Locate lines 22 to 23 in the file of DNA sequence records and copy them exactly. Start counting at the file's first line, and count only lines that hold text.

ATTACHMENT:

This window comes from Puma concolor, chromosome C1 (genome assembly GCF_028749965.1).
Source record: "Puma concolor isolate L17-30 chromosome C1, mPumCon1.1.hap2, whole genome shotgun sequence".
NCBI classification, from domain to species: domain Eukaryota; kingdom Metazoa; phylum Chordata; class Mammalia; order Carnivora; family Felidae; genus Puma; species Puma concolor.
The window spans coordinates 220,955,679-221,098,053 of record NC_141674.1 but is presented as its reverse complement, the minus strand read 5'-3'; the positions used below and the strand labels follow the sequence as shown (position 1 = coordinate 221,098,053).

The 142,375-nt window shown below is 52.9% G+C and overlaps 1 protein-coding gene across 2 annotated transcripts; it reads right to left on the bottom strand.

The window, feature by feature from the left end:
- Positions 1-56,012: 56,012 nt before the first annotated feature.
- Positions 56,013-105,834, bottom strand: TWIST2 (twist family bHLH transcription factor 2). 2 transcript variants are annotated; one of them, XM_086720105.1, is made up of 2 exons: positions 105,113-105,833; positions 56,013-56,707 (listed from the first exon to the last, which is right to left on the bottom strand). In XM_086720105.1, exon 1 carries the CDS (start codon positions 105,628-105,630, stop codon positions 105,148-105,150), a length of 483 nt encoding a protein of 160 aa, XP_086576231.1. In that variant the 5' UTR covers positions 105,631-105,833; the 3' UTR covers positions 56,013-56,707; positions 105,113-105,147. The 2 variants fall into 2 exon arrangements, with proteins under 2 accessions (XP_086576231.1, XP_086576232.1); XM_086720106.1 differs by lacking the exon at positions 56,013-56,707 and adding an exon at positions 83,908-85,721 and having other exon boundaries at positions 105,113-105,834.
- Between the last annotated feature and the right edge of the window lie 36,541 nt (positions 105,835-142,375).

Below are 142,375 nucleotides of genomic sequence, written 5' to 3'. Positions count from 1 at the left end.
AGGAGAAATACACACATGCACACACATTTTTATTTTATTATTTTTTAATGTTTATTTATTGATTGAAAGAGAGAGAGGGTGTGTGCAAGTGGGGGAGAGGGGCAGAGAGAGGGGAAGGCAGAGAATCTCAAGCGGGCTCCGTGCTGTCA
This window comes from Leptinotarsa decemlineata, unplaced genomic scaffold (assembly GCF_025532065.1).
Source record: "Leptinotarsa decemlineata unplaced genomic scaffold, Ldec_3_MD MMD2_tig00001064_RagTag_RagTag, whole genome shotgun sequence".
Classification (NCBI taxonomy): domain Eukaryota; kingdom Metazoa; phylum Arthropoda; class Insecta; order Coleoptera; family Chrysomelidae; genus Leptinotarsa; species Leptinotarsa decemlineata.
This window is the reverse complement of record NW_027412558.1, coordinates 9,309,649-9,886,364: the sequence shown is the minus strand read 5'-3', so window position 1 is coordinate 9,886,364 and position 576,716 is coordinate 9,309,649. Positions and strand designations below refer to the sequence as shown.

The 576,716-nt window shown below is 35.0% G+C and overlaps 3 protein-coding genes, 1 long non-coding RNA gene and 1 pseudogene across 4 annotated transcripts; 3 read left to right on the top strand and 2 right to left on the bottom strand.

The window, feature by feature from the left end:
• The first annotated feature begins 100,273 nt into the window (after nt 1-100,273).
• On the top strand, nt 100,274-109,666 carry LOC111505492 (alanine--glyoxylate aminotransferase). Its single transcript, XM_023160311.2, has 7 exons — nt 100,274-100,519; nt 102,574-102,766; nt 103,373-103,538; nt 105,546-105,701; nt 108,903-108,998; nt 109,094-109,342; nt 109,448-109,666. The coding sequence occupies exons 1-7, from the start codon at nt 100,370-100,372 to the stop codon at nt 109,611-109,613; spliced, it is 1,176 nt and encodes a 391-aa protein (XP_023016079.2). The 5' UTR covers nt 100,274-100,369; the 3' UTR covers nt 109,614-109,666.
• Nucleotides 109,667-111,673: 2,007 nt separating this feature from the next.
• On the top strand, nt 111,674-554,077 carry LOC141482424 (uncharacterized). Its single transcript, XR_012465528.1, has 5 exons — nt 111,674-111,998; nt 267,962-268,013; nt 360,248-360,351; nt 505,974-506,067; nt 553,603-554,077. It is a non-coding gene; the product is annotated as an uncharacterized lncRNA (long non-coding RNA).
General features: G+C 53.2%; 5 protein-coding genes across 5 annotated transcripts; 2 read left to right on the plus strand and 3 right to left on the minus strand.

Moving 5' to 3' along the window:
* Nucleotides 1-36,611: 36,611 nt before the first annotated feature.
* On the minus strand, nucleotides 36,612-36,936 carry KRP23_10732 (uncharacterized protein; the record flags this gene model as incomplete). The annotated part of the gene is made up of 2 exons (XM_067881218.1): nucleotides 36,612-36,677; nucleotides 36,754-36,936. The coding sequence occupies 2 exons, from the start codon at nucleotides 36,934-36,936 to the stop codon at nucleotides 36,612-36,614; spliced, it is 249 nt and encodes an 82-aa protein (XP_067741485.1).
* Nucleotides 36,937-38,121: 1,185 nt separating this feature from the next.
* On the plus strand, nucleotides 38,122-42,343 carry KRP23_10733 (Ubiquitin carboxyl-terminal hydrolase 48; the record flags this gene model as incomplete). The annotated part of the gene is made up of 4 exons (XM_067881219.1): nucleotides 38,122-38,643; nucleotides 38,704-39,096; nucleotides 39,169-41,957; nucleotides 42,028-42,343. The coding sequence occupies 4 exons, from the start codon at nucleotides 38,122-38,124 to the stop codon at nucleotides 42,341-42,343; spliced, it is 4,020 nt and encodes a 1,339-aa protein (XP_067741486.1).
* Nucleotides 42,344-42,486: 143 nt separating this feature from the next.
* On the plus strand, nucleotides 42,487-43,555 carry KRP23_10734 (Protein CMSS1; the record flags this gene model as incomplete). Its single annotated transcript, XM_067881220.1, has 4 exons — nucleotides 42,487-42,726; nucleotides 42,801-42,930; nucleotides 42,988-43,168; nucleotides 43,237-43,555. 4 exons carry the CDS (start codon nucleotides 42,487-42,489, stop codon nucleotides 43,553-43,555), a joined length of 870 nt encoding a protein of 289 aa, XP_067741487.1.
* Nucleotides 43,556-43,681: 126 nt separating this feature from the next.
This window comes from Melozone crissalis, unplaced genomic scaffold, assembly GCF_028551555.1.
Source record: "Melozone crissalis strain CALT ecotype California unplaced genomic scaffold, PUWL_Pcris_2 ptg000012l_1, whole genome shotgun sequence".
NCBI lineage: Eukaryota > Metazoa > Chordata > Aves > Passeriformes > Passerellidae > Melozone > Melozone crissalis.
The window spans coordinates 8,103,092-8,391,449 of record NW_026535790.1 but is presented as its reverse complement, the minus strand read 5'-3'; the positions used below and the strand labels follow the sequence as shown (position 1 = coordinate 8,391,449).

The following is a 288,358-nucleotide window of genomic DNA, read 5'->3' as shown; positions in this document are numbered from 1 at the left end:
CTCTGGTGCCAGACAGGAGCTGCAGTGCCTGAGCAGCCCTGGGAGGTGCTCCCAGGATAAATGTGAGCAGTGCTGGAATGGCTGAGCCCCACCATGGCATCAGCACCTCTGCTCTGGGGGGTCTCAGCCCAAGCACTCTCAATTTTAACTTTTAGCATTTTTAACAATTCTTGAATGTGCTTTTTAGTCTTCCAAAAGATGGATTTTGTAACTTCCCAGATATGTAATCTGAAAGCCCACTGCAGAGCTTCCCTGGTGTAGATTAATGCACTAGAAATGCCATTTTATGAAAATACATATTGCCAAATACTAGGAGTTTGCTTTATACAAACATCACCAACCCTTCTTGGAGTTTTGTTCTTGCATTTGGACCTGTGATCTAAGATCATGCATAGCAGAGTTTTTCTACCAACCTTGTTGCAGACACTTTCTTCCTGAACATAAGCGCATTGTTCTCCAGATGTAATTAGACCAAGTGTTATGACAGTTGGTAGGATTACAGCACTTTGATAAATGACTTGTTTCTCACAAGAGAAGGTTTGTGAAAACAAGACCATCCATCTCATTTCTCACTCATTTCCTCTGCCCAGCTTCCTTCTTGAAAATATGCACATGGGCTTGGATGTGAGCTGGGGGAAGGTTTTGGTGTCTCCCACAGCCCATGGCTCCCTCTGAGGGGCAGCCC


General features: G+C 53.2%; 5 protein-coding genes across 5 annotated transcripts; 2 read left to right on the plus strand and 3 right to left on the minus strand.

Moving 5' to 3' along the window: